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Americans Say They Need This Much to Retire Comfortably

Insurance Forums Staff

Americans believe they will need $1.27 million to retire comfortably, according to the latest set of findings from Northwestern Mutual’s 2023 Planning & Progress Study.

That number continues to increase, up from $1.25 million reported last year.

Meanwhile, the average amount that U.S. adults have saved for retirement modestly increased by 3% to $89,300 from $86,869 in 2022.

“Americans’ magic number for retirement readiness continues to rise,” said Aditi Javeri Gokhale, chief strategy officer, president of retail investments and head of institutional investments at Northwestern Mutual. “The good news is that they are saving and investing more for tomorrow, even in this time of high inflation and market volatility. That is a step in the right direction and a reverse of what we saw last year when the gap widened rather than narrowed. The challenging news is that there continues to be a big disparity between what they think they’ll need to retire and what they’ve saved to date.”

Among age groups, people in their 50s expect to need the most for a comfortable retirement—over $1.5 million. The numbers drop considerably for people in their 60s and 70s, largely because many of them are already in retirement.

High-net-worth individuals—those with more than $1 million in investable assets—believe they’ll need $3 million to retire comfortably.

Retirement Readiness and Work Timelines

Among generations, Gen Z is the most confident they’ll be financially prepared for retirement when the time comes. Older generations are more pessimistic—more than half of Gen X say they won’t be ready, and nearly half of Millennials and Boomers+ (not yet retired) say the same.

These retirement readiness feelings impact how long people expect to work. Boomers+ plan to work the longest (71) while Gen Z expects to retire more than a decade earlier (60). Millennials and Gen Xers plan to work to age 63 and 65, respectively.

Overall, Americans on average plan to work until the age of 65, up from 64 last year and 62.6 in 2021.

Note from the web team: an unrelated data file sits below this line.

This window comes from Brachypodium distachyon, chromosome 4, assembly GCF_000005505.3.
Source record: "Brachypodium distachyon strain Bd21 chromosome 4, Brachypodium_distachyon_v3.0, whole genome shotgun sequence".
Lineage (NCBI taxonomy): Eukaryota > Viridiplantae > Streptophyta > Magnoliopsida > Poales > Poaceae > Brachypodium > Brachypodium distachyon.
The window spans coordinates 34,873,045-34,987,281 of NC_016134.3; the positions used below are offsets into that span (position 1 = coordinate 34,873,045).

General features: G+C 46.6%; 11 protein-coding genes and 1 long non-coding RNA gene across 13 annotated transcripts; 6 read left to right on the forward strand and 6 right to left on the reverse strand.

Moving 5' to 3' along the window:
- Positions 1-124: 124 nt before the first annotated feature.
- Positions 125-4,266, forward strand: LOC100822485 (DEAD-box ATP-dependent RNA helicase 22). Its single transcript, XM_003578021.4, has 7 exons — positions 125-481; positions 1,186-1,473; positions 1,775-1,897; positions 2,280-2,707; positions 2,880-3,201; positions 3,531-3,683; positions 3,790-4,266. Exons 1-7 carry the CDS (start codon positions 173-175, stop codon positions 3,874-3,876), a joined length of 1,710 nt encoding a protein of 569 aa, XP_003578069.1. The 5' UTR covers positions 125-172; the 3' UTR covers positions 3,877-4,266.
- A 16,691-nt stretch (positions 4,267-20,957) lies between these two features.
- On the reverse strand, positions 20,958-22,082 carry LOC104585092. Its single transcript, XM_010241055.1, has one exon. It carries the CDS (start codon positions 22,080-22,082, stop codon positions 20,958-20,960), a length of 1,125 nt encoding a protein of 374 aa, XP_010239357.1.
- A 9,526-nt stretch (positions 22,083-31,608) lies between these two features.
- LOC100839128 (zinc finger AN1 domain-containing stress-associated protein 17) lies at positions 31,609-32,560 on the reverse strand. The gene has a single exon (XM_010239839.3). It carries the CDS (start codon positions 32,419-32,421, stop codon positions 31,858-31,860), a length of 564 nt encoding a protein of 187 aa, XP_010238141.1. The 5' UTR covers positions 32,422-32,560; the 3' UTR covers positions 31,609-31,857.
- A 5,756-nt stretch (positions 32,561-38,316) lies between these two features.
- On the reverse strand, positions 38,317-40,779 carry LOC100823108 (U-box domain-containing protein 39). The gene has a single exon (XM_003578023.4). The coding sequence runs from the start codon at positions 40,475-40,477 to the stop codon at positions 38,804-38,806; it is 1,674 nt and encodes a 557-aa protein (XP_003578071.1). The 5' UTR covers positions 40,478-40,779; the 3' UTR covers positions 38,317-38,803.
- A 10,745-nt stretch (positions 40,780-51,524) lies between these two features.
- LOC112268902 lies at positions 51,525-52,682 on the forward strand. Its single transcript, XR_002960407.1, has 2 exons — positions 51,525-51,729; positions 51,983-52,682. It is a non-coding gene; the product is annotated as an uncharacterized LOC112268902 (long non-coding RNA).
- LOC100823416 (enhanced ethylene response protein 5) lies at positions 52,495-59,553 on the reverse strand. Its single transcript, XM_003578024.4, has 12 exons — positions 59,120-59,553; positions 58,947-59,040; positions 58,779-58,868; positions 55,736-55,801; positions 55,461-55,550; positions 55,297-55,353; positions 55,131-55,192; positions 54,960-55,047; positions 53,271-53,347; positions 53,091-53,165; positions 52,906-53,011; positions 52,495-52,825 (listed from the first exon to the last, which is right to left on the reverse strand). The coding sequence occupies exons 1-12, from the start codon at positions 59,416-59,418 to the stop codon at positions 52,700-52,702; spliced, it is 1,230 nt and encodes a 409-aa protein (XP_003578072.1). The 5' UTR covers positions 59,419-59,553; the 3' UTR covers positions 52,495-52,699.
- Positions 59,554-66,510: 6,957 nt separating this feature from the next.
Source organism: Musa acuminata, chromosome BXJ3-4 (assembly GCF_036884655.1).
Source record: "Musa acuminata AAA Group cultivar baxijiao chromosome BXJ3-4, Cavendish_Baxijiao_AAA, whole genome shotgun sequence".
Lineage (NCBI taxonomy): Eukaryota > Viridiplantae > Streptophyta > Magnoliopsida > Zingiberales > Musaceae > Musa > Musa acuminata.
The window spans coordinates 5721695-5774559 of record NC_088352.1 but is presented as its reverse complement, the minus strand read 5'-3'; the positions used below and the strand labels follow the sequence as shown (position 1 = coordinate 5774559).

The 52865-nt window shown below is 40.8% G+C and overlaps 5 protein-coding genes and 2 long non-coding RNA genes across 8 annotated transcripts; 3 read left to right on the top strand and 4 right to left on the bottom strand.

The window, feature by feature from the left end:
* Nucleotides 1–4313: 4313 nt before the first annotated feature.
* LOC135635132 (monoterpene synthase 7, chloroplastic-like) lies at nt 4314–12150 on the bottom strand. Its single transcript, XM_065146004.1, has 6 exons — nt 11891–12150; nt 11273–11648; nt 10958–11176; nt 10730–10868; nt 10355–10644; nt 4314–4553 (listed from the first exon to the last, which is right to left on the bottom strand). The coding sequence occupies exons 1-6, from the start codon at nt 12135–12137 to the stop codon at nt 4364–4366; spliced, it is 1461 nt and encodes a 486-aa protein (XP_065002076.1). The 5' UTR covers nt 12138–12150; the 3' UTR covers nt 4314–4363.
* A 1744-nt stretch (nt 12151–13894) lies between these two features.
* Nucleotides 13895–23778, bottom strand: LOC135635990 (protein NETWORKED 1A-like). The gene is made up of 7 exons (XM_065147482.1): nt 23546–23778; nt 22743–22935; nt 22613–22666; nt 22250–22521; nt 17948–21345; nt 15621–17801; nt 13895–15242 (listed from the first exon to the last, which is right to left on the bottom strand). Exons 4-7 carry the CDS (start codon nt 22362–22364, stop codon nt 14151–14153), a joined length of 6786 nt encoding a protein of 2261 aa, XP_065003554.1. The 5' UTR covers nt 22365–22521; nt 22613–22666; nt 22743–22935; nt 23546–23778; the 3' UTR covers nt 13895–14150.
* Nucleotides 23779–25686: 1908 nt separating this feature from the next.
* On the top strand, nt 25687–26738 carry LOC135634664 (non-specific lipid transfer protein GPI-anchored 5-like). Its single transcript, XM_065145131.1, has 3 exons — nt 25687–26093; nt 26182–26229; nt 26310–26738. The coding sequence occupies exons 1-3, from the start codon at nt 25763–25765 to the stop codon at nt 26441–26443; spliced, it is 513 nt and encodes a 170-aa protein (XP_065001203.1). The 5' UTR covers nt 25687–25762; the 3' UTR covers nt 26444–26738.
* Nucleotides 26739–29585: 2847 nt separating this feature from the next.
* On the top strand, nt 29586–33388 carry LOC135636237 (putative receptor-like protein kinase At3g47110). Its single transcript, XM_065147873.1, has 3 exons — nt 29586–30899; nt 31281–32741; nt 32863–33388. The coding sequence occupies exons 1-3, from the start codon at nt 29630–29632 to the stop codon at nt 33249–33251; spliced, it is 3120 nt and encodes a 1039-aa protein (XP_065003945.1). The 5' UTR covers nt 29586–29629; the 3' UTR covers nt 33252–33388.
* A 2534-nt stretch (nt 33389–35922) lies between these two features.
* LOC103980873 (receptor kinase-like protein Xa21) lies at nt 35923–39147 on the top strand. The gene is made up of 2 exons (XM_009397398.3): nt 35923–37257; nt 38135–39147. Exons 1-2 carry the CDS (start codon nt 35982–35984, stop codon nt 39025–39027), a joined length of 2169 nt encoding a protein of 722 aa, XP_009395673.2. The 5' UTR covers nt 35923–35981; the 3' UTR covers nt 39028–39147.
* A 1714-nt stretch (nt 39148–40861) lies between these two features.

Interestingly, the study found that people who identify as disciplined financial planners knock two years off their retirement age (63). Informal/non-planners add two years (67).

“One of the greatest gifts that financial planning provides is time,” said Javeri Gokhale. “Planning and discipline can unlock four years of life in retirement, and professional help is there for everyone regardless of where they are on their financial journey.”

On average, Americans say there is a 45% chance they outlive their savings and yet one third (33%) haven’t taken any steps to address it. For people who work with an advisor, the story is different—nine of out 10 (89%) have taken steps to address the possibility of outliving their savings.

Living to 100

The study found three in 10 (28%) Americans think it’s likely they’ll live to a 100. But expectations are much greater among younger adults, with 40% of Gen Z and Millennials expecting to hit triple digits.

Interestingly, more men (31%) than women (26%) think they’re likely to live to 100 when in fact mortality data suggests the opposite is true. Among centenarians in the United States today, 85% are women.

Social Insecurity

More than four in 10 Americans (42%) can imagine a time when Social Security no longer exists, according to the research.

And yet, people are relying on Social Security to provide 28% of their overall retirement funding. That’s more than personal savings (22%) and equal to retirement savings (28%).

Gen Z and Millennials have tempered expectations—they anticipate Social Security to deliver 15% and 19% of their overall retirement funding respectively. That’s a significant drop from what Boomers+ say—38%.

See the full study here.



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